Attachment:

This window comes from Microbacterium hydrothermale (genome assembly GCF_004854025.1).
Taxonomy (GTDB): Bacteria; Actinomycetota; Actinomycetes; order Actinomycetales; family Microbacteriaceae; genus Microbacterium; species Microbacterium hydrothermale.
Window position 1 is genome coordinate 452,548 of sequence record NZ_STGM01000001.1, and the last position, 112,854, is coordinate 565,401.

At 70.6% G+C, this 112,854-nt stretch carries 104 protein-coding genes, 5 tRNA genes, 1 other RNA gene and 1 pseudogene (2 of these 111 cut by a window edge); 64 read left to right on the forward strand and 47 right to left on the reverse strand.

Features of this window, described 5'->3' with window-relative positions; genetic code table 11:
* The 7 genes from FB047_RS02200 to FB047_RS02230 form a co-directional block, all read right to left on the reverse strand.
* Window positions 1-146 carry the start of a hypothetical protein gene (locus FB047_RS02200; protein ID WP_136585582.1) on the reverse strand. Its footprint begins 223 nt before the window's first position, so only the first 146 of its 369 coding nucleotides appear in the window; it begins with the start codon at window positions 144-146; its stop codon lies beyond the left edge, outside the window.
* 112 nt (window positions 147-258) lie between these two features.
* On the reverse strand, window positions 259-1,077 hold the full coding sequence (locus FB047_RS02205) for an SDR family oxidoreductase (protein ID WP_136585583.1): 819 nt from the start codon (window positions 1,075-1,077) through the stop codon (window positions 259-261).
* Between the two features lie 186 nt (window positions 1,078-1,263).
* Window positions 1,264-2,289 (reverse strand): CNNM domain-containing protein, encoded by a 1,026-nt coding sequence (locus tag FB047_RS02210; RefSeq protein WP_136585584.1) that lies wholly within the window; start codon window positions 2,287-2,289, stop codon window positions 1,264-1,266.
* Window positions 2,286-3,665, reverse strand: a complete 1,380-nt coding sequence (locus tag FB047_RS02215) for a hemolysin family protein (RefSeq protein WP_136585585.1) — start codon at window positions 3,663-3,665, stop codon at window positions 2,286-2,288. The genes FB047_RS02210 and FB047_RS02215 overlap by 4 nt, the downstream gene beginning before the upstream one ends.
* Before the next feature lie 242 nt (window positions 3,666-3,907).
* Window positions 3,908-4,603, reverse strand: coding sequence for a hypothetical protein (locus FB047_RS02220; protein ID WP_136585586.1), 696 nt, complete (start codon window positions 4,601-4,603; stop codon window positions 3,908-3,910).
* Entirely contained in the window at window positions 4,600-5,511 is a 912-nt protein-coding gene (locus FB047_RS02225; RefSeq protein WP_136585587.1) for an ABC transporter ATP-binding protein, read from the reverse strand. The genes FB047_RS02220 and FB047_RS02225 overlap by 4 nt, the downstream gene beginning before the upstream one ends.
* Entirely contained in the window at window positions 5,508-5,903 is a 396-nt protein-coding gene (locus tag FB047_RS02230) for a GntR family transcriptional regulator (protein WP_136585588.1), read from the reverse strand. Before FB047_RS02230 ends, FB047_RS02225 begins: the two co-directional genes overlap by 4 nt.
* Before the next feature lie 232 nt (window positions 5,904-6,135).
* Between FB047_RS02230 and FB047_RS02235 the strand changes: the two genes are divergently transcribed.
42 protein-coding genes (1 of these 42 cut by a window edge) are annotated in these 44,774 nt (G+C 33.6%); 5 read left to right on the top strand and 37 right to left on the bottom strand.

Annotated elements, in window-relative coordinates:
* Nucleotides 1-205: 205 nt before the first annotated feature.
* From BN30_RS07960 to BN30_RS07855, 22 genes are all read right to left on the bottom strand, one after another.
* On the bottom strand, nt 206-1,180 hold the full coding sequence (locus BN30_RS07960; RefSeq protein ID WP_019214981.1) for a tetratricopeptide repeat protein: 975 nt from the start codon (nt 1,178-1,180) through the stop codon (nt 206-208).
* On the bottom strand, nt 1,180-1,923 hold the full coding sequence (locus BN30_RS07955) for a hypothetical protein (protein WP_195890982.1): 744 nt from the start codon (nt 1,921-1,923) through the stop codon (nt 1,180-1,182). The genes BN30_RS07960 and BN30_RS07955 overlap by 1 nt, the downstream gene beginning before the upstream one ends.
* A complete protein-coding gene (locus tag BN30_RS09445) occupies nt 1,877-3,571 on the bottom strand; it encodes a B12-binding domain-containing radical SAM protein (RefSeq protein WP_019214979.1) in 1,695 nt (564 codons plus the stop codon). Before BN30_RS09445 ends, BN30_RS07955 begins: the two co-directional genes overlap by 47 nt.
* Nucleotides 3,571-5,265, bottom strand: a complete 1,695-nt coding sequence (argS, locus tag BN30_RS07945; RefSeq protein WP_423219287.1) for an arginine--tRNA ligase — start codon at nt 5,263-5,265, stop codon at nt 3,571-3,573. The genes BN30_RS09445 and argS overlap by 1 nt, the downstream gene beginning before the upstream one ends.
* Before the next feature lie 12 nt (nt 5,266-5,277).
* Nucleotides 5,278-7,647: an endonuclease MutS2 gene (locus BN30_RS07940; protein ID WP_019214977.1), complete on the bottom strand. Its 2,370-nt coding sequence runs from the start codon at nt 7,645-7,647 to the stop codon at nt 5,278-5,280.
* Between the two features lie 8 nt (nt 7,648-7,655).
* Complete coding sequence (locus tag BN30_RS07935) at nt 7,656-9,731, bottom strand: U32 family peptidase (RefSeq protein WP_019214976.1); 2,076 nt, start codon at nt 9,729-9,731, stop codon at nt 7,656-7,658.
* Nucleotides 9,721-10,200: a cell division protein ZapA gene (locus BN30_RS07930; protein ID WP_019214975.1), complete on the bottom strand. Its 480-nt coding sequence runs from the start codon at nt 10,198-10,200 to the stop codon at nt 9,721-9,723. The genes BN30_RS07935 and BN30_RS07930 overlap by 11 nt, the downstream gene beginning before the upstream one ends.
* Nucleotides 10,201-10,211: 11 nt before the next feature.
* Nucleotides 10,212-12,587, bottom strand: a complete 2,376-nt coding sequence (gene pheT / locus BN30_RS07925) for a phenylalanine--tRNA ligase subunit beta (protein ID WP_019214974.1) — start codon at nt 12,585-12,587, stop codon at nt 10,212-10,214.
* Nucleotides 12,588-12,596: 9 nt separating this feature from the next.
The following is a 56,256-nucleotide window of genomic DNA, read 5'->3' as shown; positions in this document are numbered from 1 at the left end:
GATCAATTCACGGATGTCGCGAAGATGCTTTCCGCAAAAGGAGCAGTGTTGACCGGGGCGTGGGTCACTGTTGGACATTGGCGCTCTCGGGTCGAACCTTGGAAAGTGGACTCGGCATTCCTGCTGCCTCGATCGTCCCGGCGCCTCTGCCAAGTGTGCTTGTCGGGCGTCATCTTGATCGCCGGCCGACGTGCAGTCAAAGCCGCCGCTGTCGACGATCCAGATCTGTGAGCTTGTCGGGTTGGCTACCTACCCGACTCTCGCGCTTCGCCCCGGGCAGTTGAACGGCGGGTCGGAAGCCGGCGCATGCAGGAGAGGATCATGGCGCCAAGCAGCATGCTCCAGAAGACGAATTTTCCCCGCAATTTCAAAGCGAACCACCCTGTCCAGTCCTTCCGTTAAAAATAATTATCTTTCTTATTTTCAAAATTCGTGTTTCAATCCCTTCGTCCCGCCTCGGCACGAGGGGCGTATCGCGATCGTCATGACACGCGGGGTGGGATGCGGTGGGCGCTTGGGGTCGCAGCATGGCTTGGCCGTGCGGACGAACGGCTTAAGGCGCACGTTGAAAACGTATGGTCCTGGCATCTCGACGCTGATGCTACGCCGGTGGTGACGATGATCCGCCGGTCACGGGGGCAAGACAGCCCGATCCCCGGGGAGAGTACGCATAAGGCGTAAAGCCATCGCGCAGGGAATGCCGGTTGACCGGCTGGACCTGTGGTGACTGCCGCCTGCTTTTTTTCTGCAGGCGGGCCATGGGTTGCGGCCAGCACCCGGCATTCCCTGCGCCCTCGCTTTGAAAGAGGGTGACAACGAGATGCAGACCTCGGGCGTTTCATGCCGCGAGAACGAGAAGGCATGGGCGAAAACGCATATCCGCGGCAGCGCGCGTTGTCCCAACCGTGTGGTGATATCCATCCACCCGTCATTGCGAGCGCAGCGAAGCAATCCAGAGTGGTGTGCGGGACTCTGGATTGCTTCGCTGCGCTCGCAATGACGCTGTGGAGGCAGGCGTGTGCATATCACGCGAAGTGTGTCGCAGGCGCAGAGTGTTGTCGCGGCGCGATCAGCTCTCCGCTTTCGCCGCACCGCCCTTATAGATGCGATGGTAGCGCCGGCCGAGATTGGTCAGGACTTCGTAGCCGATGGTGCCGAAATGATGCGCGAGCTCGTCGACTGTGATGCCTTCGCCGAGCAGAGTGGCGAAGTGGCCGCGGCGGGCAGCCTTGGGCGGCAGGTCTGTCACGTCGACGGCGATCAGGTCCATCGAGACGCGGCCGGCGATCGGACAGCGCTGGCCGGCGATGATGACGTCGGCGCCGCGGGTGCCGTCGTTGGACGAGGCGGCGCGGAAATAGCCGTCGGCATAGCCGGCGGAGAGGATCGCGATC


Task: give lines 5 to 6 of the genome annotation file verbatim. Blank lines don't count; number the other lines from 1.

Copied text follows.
Features of this window, described 5'->3' with window-relative positions; genetic code table 11:
* The 7 genes from FB047_RS02200 to FB047_RS02230 form a co-directional block, all read right to left on the reverse strand.